Diamonds Are Forever On Jupiter And Saturn, Where They Come In Different Forms And Even Fill The Skies
Recent research shows that diamonds are scattered inside both Jupiter and Saturn, where USA Today reports that planetary experts have previously thought that Uranus and Neptune stored the precious gems, not their neighbors.
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"We don't want to give people the impression that we have a Titanic-sized diamondberg floating around," says planetary scientist Mona Delitsky of California Specialty Engineering, a consulting firm. "We're thinking they're more like something you can hold in your hand."
Chunks of diamonds may actually be floating in a hydrogen and helium fluid in the atmosphere of Saturn and Jupiter, where at lower depths, extreme pressure and heat can melt them to make it actually rain diamonds.
In other words, Jupiter and Saturn may be a girl's newest best friend.
"The new data available has confirmed that at depth, diamonds may be floating around inside of Saturn, some growing so large that they could perhaps be called 'diamondbergs,'" officials from California Specialty Engineering in Pasadena, California wrote in a statement. Mona Delitsky of CSE and Kevin Baines, planetary specialists of the University of Wisconsin-Madison conducted the research.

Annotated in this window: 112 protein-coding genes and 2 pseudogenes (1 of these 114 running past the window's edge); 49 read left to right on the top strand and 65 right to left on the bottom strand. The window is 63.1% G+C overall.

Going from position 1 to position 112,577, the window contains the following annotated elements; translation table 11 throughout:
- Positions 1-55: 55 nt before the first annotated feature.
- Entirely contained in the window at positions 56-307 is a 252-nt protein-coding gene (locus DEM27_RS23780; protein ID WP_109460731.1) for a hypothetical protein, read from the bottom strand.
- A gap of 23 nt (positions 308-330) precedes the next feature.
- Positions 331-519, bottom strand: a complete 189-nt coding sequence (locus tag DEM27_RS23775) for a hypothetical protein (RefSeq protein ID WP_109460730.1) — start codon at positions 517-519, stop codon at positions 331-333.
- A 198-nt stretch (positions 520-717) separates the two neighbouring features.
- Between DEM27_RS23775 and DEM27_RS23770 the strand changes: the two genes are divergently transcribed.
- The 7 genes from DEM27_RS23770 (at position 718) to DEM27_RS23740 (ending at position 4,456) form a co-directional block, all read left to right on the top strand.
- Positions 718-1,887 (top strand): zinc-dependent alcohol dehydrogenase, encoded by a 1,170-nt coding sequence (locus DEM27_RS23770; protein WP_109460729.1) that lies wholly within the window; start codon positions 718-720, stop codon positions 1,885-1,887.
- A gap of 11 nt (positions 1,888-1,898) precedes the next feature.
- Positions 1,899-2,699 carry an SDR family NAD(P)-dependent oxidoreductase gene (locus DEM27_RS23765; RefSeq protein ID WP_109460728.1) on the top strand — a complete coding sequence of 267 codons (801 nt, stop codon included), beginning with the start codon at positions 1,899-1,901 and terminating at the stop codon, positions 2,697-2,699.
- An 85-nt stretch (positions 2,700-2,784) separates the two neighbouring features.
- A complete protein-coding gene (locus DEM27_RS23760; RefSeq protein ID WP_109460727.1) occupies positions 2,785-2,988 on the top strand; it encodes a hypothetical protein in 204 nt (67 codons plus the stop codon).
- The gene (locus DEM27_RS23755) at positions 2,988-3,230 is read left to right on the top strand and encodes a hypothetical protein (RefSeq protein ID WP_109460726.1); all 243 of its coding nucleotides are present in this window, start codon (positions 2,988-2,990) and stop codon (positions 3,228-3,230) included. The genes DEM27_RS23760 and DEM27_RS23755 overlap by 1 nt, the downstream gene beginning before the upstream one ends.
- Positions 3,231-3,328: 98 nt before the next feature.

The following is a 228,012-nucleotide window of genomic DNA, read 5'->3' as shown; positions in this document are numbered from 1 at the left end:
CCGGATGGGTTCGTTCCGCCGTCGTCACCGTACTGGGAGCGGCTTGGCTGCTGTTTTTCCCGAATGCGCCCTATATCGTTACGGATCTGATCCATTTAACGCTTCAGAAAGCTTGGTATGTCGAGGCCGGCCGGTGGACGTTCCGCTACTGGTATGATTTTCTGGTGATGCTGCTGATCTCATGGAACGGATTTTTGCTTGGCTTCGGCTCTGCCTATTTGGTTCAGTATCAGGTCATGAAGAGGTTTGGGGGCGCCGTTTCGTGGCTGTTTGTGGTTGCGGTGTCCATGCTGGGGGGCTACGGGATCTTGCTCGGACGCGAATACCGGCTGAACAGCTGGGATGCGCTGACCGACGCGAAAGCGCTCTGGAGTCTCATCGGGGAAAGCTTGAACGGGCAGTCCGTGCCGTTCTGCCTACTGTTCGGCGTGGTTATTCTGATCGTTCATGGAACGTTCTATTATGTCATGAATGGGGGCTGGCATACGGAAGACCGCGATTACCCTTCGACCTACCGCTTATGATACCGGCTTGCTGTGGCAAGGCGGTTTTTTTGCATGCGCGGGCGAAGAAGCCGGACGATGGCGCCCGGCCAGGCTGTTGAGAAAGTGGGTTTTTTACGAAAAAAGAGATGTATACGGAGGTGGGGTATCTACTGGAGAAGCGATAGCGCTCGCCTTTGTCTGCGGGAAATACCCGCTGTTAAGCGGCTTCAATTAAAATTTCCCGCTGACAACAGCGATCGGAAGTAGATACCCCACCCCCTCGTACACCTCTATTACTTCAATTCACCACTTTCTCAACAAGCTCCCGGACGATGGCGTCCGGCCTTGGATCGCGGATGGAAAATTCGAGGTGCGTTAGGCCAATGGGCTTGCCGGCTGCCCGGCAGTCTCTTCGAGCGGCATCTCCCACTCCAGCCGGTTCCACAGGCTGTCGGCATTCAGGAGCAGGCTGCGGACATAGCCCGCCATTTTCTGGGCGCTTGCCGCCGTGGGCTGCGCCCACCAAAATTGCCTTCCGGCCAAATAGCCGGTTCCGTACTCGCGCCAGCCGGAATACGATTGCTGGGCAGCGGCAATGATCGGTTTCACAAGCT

Space.com reports that diamonds form when graphite-like elemental carbons emerge from lightning storms on Saturn, falling into the atmosphere and then crushing into the gem, as Bains and Delitsky said. The diamonds move further into the planet, where they then turn into liquid near the core.
The diamonds melt at approximately 5,000 degrees on Saturn and nearly 7,000 degrees on Jupiter, much hotter than the temperatures on Earth that melts diamonds. Deputy project scientist of NASA's Cassini spacecraft Scott Edgington reports that it is also possible that there are diamonds inside of Venus and Mars.
To find out if they really have diamonds, he simply stated, "we would have to go and drill for them."
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